Patchouli oil is perhaps most well known for its earthy, natural fragrance. In other words, hippies love it. But what are other patchouli oil uses and benefits?
Patchouli oil smell is notorious. When many people think of patchouli, there’s an automatic association with the earthy perfume scent. However, in addition to using it as a natural aroma, there are many other things that patchouli can be good for.
What is patchouli oil used for?
According to the Updated & Revised Essential Oils Expanded guide (2017), here are several uses of patchouli.
For skin improvement:
- insect bites
- skin tonic
For mood and brain function:
- anxiety and panic attacks
Other uses of patchouli include:
- Digestive issues
- Fungal infections
- Scleroderma (autoimmune disease of the skin’s connective tissue)
That’s quite an impressive list of patchouli uses. But are the benefits of patchouli proven? Will you find in, say, the New England Journal of Medicine, a research study that concludes “Patchouli Oil Cures Alzheimer’s Disease!”
Of course not. But that doesn’t mean that it can’t help in some small part manage or improve a condition.
Let’s take a look at what the research does say about patchouli….
Proven Patchouli Oil Uses and Benefits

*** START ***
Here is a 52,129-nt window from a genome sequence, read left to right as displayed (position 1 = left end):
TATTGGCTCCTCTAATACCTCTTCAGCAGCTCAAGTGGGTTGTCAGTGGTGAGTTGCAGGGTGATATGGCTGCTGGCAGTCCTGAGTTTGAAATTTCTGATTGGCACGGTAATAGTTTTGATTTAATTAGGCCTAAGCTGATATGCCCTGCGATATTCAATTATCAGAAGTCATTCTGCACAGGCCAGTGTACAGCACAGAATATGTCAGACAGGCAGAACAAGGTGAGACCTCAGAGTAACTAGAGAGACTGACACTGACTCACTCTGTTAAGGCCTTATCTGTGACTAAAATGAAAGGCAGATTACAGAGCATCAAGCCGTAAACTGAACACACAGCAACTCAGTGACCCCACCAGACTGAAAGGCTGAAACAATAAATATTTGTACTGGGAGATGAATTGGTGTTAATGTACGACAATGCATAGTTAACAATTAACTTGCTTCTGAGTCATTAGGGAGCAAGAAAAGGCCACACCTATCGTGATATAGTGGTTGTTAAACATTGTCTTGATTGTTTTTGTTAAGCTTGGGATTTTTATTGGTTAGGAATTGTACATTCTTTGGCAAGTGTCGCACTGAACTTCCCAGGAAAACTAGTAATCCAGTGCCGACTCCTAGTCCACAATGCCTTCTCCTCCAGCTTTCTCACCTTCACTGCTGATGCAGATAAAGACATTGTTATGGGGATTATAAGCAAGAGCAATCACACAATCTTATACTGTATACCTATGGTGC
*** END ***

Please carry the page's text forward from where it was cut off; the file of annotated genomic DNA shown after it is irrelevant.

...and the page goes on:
May prevent MRSA and other bacterial infections
MRSA is a potentially deadly infection. Each year over 90,000 people in the U.S. suffer from this drug-resistant staph infection. About 20,000 will die from MRSA.
Antibiotics can’t kill MRSA. Consequently, you’d assume peace-loving patchouli oil is impotent against it, too. But that might not be the case. This study demonstrates the potential of essential oils such as patchouli as antibacterial agents, and for use in the treatment of MRSA infection. In combination with other oils such as geranium and tea tree, patchouli might help stop MRSA bacteria from growing.
And this study shows that patchouli oil can help kill other harmful bacteria.
Not only is patchouli oil lethal to certain types of bacteria, it’s also a killer of another bug: real insects, specifically termites. Research in the Journal of Agricultural and Food Chemistry concludes patchouli oil and its main chemical alcohol is toxic and repellent to Formosan subterranean termites. “Unusual tissue destruction was noted inside the exoskeleton of the termite after patchouli alcohol was topically applied to the dorsum,” concludes the study.
Helps Ease Colitis and Ulcers
There appears to be evidence backing the Essential Oil Updated & Revised Guide’s listing of digestion issues as one use of patchouli oil (PO). The journal, Experimental and Therapeutic Medicine claims patchouli oil eases colitis. The researchers examined the potential therapeutic effects of PO on inflammatory bowel disease (IBD), rates of which continue to increase.